There were two stand-out soloists. Brindley Sherratt sang Judas, reprising the role he had sung to such excellent effect on the Elder recording. His tone has a slight edge to it – or maybe he imparts edge when singing this role; either way, it’s appropriate. That edge serves to differentiate him from the other male soloists, which is in keeping with the character. Michael Kennedy has pointed out that in The Apostles ‘Judas is depicted as a zealot who over-reached himself in the certainty that Jesus would deliver himself from his captors by a miracle.’ I thought Sherratt portrayed the misguided Judas very well. The high point of his performance was the long, tortured aria of remorse – actually, it’s almost a scena –after the betrayal. Sherratt was magnificent in this section.

The role of the object of his betrayal, Jesus, was sung by Marcus Farnsworth. Described in the programme as a bass he sounds to me more like a baritone. His firm, evenly produced voice was ideal for this role and in both sound and physical appearance he seemed suitably youthful – Jesus was, after all, in his early thirties. The big challenge in this role is not to sound sanctimonious or ‘preachy’, a trap into which John Carol Case fell in the Boult recording. Farnsworth was completely successful and his calm, dignified singing gave me great pleasure.

The Apostles is a long work and, potentially, it’s an unwieldy one – by comparison The Kingdom is a much tauter score – so it needs a very steady hand on the tiller. Fortunately, in Adrian Partington we had the surest of guides to Elgar’s complex score. He gave us a performance that was rich in detail – Elgar’s abundant markings relating to dynamics and tempo were scrupulously observed yet in a manner that seemed wholly natural. Yet despite the detail it was evident that he had the Big Picture firmly in his sights at all times: the sweep of the score was thrillingly conveyed. It was evident at all times, both from what we could hear and from the CCTV pictures of the conductor in action ,that the score was in the hands of someone who loved the music and believed in it completely. I particularly welcomed the fact that, while the full effect of Elgar’s glorious orchestral writing was realised, he achieved an excellent balance between singers and orchestra: at the concerts I’ve attended only Juraj Valčuha in Mahler (review) has matched this level of control. The Philharmonia played superbly.  Mr Partington’s pacing of the score seemed absolutely right at all times. The flowing speed adopted for ‘Turn ye to the stronghold’ may have raised eyebrows among those weaned on the Boult recording. However, it reminded me of the speed adopted on the Elder recording which I know to be smack on the metronome marking so I’m sure the tempo selection was right here and, thanks to the Elder recording, I’ve come to realise this is the right way to play the passage. Elsewhere, judgement of mood and pacing was unerring and throughout the performance the spirit of Elgar’s inspiration was conveyed, which is what matters most At the end of a long and tiring evening Adrian Partington and his combined forces brought The Apostles to a majestic and deeply satisfying conclusion.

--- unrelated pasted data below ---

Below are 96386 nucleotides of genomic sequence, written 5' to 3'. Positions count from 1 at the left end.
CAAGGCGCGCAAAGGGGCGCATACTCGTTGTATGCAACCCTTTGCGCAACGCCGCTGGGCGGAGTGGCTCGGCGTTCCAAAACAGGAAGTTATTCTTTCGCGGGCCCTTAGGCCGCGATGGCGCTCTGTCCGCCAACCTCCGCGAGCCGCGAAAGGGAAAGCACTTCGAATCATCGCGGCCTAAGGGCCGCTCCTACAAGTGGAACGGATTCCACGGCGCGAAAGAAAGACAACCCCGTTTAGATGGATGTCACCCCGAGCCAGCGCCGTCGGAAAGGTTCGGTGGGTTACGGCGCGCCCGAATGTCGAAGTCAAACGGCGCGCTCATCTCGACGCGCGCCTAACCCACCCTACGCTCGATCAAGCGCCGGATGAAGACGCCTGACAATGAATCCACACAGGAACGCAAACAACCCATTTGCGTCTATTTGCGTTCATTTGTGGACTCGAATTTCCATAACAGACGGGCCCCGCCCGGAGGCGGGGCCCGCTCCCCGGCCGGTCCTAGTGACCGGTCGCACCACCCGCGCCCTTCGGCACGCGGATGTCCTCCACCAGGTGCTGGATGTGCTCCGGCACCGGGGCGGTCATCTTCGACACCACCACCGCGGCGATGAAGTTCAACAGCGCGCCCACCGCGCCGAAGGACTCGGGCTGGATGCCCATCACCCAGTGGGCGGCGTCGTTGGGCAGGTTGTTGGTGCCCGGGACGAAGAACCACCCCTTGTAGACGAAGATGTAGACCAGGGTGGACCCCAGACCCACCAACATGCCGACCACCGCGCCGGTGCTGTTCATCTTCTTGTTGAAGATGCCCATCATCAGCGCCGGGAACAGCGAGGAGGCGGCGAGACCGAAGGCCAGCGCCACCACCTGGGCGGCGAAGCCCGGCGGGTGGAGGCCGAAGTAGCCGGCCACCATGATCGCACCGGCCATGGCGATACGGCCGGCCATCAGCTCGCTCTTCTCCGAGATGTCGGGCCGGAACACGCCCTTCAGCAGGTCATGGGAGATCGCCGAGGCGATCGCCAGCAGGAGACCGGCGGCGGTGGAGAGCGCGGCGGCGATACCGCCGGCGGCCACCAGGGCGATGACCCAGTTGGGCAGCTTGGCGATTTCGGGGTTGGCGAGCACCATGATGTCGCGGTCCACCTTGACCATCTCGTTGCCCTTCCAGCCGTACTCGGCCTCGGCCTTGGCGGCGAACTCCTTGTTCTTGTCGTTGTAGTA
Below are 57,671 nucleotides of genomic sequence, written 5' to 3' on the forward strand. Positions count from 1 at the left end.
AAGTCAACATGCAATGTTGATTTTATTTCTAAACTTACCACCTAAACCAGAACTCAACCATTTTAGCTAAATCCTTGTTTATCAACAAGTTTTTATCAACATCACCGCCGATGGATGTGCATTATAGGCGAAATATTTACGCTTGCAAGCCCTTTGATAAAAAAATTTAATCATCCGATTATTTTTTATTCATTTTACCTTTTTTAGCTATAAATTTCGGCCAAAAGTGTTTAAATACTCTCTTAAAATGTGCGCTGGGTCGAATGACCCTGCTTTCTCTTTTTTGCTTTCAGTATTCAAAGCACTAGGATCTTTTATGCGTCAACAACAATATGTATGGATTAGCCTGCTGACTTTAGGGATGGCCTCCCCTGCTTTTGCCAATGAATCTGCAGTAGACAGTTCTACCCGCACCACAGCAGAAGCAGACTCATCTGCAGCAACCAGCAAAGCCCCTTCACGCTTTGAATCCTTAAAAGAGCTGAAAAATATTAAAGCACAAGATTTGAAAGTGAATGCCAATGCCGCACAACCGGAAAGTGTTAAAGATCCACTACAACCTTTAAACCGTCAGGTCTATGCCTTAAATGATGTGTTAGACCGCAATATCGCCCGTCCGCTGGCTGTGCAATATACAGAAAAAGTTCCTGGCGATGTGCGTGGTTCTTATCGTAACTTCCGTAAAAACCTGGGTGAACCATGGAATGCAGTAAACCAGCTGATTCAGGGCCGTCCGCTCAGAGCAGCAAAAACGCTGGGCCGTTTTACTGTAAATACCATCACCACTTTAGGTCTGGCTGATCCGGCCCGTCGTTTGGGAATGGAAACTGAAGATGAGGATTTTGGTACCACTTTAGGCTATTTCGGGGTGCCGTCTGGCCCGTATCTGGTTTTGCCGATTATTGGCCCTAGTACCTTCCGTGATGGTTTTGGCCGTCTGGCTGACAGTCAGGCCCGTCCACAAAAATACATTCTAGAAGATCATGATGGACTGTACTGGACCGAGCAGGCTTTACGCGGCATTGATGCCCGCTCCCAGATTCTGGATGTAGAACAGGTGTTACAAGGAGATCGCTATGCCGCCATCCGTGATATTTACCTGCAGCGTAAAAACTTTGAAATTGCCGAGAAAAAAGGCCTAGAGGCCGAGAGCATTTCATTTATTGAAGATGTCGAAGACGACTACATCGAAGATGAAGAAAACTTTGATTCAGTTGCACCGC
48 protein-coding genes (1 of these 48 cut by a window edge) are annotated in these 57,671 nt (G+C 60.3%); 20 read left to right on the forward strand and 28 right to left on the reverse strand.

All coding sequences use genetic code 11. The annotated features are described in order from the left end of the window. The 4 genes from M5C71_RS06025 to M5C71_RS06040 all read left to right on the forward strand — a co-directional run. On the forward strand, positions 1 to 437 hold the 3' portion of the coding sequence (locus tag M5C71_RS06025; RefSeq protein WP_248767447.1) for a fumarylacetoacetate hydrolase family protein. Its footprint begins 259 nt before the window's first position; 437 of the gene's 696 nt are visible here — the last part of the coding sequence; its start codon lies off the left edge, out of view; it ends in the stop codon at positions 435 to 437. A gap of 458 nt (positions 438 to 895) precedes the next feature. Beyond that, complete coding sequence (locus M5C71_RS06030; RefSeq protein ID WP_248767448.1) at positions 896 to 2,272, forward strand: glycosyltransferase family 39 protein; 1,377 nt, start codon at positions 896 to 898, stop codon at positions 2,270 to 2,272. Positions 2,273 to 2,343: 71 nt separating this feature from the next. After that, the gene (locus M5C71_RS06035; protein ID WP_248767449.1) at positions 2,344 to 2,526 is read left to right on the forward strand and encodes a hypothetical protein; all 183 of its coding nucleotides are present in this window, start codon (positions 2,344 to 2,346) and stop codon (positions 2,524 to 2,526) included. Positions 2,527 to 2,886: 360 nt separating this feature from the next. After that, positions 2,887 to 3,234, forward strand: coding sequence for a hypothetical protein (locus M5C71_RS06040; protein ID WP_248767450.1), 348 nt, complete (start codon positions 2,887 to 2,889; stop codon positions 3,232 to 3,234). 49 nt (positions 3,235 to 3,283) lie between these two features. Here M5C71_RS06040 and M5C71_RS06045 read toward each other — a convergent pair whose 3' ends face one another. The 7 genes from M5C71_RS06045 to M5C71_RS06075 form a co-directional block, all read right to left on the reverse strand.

I thought this was a triumphant performance of The Apostles but, more than that, it was a reading that moved and thrilled me very much.  I hope very much that one day at the Three Choirs this fine Elgar conductor will perform The Apostles and its sister oratorio The Kingdom in tandem as the composer envisaged.


This was my final visit to the 2014 Three Choirs Festival. Next year the Festival will be held at Hereford and will celebrate the 300th anniversary of the first meeting of the Three Choirs.

Artistic Director, Geraint Bowen, has devised a strong programme, which has just been announced. As we might expect on such a celebratory occasion, several choral ‘heavyweights’ will be heard. These will include The Dream of Gerontius, St. Matthew Passion, Beethoven’s Missa Solemnis and the Verdi Requiem. But the programme also includes some exotic and/or rare pieces. There’ll be a performance of Messiaen’s gloriously excessive Turangalîla-Symphonie, a revival of Lux Aeterna by William Mathias (a 1982 Hereford Three Choirs commission), Nielsen’s Hymnus Amoris and a rare chance to hear Morning Heroes by Bliss under guest conductor, Sir Andrew Davis. There’ll also be a performance of the lovely Requiem by Bob Chilcott, from whom a set of Evensong canticles has also been commissioned. I can hardly wait.

The 2015 Festival will run from 25 July to 1 August. More details here.

John Quinn